You begin by slicing off the stem at the base of it, so it can sit up on its little nub. Then slice off the top third of the leaves. This part is basically inedible, so you're not wasting it.
"Fluff" the leaves, and stick in 4-5 whole cloves of garlic between the leaves.
Use a little drizzle of olive oil to grease a square of aluminum foil. Place the artichoke in the middle. Drizzle with more olive oil, then squeeze the juice from half a lemon over the top. I forgot about this part, and we did not have lemons, so I used a lime this time. Do as I say, not as I do, children.
Sprinkle liberally with salt and pepper, and roll up the foil into a little artichoke ball.
Place in a Pyrex dish and pop into a 425-degree oven for an hour to an hour and 20 minutes, depending on the size of your artichoke. I did these guys for about an hour and 15 minutes, and B said they were cooked perfectly.
When you take them out, be VERY careful. Let them sit a few minutes before you open the foil, and when you do, do so with care. That steam is HOT!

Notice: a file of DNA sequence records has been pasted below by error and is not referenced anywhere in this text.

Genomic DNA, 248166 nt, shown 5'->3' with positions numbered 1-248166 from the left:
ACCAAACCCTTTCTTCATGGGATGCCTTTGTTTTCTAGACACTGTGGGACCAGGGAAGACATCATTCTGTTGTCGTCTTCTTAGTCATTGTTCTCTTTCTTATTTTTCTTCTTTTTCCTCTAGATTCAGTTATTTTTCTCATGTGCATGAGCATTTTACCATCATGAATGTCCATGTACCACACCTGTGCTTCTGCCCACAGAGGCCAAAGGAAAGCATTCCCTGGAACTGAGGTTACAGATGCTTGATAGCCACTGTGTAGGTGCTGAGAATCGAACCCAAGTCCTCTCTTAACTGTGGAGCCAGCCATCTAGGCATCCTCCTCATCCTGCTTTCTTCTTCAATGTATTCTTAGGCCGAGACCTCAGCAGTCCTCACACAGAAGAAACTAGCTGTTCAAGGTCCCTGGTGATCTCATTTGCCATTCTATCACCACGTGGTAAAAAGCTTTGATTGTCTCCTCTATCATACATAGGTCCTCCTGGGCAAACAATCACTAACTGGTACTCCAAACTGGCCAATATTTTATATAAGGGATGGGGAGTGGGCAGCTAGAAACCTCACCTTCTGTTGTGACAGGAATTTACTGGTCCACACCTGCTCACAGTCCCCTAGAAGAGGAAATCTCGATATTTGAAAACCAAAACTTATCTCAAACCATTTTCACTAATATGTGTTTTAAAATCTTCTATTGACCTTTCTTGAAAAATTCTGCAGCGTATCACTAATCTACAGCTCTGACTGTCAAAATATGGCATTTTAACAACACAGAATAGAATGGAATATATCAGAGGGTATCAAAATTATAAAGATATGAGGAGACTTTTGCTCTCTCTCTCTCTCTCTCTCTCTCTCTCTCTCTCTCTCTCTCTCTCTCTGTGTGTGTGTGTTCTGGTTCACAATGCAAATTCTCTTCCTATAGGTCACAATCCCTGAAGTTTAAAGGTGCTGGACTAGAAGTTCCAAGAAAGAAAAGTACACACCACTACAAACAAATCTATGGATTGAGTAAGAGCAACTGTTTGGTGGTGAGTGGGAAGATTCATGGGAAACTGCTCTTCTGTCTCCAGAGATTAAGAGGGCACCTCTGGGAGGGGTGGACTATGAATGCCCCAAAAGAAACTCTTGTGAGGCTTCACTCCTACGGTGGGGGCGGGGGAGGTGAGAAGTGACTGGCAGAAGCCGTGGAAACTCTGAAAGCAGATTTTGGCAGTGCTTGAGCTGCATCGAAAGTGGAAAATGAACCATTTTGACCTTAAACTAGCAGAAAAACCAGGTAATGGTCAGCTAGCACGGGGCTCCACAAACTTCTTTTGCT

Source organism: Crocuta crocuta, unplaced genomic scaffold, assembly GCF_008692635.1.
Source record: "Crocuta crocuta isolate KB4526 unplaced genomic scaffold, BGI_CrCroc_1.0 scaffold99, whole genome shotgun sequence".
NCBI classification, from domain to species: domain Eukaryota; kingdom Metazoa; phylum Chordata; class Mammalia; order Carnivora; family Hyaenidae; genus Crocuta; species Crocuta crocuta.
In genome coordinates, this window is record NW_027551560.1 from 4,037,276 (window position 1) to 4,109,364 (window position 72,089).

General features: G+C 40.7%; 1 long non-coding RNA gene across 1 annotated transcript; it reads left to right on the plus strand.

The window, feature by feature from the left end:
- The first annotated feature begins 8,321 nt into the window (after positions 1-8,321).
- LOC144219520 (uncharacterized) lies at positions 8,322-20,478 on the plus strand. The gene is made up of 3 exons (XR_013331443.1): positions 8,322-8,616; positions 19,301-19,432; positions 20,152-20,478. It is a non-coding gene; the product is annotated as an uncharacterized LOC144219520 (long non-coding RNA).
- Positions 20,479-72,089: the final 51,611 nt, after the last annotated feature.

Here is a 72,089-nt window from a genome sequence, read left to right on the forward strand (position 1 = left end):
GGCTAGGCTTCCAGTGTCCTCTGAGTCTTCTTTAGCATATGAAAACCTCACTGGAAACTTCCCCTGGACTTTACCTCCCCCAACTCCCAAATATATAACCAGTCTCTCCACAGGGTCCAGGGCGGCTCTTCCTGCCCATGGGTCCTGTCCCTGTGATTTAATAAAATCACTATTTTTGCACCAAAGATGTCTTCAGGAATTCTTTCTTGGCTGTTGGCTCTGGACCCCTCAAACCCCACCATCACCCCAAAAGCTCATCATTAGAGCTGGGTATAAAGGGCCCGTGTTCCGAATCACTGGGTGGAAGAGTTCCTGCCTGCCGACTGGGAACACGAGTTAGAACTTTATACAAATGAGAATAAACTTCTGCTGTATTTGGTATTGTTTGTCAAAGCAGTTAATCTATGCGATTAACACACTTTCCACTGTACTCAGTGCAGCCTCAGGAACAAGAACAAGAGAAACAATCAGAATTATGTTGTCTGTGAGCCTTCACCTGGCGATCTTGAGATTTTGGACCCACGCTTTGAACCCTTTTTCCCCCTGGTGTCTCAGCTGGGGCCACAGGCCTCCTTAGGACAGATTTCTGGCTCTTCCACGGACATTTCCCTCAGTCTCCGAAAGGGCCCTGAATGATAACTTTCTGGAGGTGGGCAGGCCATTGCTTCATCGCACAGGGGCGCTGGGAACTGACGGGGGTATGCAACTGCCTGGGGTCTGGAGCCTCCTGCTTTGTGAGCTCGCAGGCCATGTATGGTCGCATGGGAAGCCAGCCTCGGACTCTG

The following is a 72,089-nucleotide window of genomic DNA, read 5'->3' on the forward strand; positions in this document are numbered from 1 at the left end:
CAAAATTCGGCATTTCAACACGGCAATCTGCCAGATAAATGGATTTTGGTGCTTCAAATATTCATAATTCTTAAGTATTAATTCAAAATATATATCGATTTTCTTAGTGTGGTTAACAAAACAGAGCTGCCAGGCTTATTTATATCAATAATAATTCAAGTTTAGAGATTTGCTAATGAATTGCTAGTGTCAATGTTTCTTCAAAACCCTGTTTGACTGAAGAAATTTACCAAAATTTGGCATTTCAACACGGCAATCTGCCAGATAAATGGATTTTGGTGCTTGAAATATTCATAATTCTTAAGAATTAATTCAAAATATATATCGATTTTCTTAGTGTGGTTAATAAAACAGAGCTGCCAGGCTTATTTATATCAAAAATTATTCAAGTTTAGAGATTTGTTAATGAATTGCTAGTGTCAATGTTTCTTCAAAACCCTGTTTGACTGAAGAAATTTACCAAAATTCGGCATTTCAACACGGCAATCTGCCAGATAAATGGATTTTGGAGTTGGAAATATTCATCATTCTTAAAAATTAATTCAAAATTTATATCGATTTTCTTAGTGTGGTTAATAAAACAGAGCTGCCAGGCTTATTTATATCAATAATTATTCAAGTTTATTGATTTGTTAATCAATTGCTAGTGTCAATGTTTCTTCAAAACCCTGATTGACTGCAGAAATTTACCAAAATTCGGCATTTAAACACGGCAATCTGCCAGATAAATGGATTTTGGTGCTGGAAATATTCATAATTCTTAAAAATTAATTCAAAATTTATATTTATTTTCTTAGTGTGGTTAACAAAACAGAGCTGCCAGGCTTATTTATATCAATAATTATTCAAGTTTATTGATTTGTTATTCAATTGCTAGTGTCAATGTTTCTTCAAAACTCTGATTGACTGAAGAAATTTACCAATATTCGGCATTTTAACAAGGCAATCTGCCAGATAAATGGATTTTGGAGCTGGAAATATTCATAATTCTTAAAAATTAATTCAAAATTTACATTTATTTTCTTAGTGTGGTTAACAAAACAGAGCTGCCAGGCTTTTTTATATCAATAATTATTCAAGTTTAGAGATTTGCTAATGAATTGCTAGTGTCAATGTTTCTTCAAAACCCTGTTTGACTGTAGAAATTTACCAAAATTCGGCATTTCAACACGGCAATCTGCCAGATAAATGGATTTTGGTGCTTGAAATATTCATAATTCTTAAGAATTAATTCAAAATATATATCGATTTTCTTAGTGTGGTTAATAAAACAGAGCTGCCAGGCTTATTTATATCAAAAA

To eat, start with the outside layers of leaves and work your way in. Scrape then against your teeth to get the "meat" off. There won't be much, if any, in the outer layers, but the closer you get to the inside the more of the leaf you can eat. When you get down to the heart of the artichoke, scrape out the fuzzy-looking stuff and then eat the heart, or "butt" of the artichoke. It's DELICIOUS - the best part.
Check out the original recipe here, or see below for the Emily version.
2 whole artichokes
8-10 cloves garlic, whole
salt and pepper to taste
Preheat oven to 425.
Cut off the stem and the top third of the leaves of the artichoke.